Just Dance 2016 is the seventh game in the mainline series. To begin, the PS4 version supports three types of controls: the Move, the PS4 Camera, and Smart Phones. Adding an App is a great, cost effective idea for people without a lot of controllers. The same goes for the camera, but aside from capturing video, mirroring moves doesn’t work well. It’s better in larger, well-lit areas, but even then it’s unpredictable. The best way to play is with the Move controller. Mastering the moves, on the other hand, is a toss up as there’s still no way to learn the moves intricately akin to Dance Central aside from repeating the songs monotonously.
The seven modes included are as follows. Dance Party is the standard dancing arrangement. Dance Quest is like a score based attempt at a competitive RPG. World Video Challenge is the VS mode wherein players compete against others with ghost recordings. Sweat and Playlists is just how it sounds. Show Time is like karaoke, but it also creates a music video based on the player’s unique routines. Just Dance TV lets players watch other uploaded videos. Lastly, Uplay isn’t so much a mode as it is a list of unlockables for members of the service.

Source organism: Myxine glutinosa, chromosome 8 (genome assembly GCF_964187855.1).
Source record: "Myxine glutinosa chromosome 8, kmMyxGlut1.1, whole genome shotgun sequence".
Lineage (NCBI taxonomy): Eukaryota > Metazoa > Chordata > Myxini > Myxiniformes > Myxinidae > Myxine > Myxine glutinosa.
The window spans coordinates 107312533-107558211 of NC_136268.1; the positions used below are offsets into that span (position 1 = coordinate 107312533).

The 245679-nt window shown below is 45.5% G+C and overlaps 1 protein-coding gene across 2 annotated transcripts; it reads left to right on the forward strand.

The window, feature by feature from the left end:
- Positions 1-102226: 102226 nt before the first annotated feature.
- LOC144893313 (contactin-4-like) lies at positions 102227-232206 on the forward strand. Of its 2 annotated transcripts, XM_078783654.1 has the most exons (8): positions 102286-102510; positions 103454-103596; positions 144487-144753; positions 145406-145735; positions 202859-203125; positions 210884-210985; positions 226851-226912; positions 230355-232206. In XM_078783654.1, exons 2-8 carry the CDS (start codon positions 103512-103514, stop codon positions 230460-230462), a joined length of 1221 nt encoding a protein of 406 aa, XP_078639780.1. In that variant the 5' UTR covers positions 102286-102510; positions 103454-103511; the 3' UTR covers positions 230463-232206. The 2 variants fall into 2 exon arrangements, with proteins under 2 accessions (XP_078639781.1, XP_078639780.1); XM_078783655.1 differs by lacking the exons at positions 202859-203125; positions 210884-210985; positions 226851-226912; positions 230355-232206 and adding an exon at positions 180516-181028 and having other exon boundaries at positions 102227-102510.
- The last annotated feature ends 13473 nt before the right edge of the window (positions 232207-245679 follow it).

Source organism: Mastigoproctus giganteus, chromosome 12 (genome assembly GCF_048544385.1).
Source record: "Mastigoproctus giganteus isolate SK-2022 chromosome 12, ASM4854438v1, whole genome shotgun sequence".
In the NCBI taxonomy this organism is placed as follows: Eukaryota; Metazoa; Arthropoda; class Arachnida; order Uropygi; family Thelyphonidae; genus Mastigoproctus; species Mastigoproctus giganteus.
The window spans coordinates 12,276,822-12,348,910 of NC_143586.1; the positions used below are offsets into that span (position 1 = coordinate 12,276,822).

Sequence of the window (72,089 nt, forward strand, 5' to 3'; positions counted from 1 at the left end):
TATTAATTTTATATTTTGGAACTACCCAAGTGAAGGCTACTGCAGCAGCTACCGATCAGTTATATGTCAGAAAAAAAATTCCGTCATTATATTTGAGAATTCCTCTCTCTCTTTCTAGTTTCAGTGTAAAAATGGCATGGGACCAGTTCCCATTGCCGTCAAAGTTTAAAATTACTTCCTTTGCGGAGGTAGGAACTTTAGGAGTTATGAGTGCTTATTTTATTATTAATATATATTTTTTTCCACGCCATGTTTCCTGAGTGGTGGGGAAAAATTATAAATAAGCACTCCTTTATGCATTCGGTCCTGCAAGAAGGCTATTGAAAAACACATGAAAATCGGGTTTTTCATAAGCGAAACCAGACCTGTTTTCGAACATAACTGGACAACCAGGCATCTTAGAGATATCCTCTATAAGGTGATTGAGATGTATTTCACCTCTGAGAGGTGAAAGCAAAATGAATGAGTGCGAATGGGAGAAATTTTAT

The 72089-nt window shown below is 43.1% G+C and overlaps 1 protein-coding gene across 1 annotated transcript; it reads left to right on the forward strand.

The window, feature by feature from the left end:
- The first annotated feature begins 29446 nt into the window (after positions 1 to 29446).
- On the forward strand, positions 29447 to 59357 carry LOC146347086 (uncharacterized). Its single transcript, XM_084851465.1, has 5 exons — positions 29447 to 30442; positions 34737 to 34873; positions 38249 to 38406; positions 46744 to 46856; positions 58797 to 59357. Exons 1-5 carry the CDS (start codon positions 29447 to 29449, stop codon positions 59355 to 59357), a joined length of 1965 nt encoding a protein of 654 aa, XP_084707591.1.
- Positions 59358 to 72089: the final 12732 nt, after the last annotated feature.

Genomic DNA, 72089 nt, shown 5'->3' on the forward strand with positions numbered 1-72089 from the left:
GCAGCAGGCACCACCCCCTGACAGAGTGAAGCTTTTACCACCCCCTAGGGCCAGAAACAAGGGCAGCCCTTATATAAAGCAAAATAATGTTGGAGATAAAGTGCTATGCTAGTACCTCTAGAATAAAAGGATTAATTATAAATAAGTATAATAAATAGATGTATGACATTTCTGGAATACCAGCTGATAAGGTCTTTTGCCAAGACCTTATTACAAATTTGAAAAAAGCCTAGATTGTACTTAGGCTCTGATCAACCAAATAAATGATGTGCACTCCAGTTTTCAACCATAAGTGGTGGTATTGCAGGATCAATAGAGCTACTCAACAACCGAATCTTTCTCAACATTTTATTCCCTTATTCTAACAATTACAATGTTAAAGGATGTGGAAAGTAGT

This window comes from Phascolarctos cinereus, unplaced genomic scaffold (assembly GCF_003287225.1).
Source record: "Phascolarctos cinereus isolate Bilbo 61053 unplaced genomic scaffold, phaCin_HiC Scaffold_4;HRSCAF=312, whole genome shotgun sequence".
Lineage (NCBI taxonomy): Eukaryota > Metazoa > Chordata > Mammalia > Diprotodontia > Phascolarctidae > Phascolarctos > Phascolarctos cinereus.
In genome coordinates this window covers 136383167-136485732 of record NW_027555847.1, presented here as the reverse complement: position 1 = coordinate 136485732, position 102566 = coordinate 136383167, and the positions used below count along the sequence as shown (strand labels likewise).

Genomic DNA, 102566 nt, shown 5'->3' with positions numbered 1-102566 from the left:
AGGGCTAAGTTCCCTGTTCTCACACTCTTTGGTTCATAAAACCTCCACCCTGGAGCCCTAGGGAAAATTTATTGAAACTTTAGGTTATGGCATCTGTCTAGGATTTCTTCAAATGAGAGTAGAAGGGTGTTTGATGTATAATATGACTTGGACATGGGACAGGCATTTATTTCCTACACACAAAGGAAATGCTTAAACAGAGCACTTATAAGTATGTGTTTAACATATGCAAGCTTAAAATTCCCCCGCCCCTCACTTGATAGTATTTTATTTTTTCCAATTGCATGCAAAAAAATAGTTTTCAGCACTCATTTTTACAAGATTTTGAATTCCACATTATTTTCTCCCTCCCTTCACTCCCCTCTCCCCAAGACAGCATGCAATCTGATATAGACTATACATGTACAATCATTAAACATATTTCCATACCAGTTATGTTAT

Out of all these features, Dance Party is the one. Jumping in with up to six friends is a blast, though more is not necessarily merrier as it crams up the screen. Again, bigger areas will have better results. Just Dance TV is a neat idea, though if one is not a good dancer, uploading bad videos is embarrassing. On the flip side, watching genuinely good players can be disheartening. With that in mind, Just Dance is at it’s best when not caring. Skinny, fat, pretty, or ugly have no meaning here. It’s all about the experience and the series has never faltered on that point.
The set list is decent this year and it’s accompanied by a new service. Instead of buying songs, Ubisoft has created Just Dance Unlimited. It’s a subscription service that not only lets users stream new songs, but old songs from the previous games. A free, two day pass is included in the box. Past that it’s $7 a month, or $40 a year. It streams the songs, which result in long loads, choppy visual quality, and unresponsive reactions. It’s more rewarding than paying $3 a song, but it’s not a perfect solution to the cost either.
Just Dance 2016 gets the basics right. While that may be enough for most, it’s in desperate need for an overhaul. It still needs a teaching mode and this writer isn’t necessarily sold on the costly, poor execution of Just Dance Unlimited. Complaints aside, grab some friends, and Just Dance. It’ll be okay.
Special Notes: Ubisoft provided the PS4 review copy of the game. Check out the video review of Just Dance 2016 on the accompanying YouTube Channel, ReActionExaminer.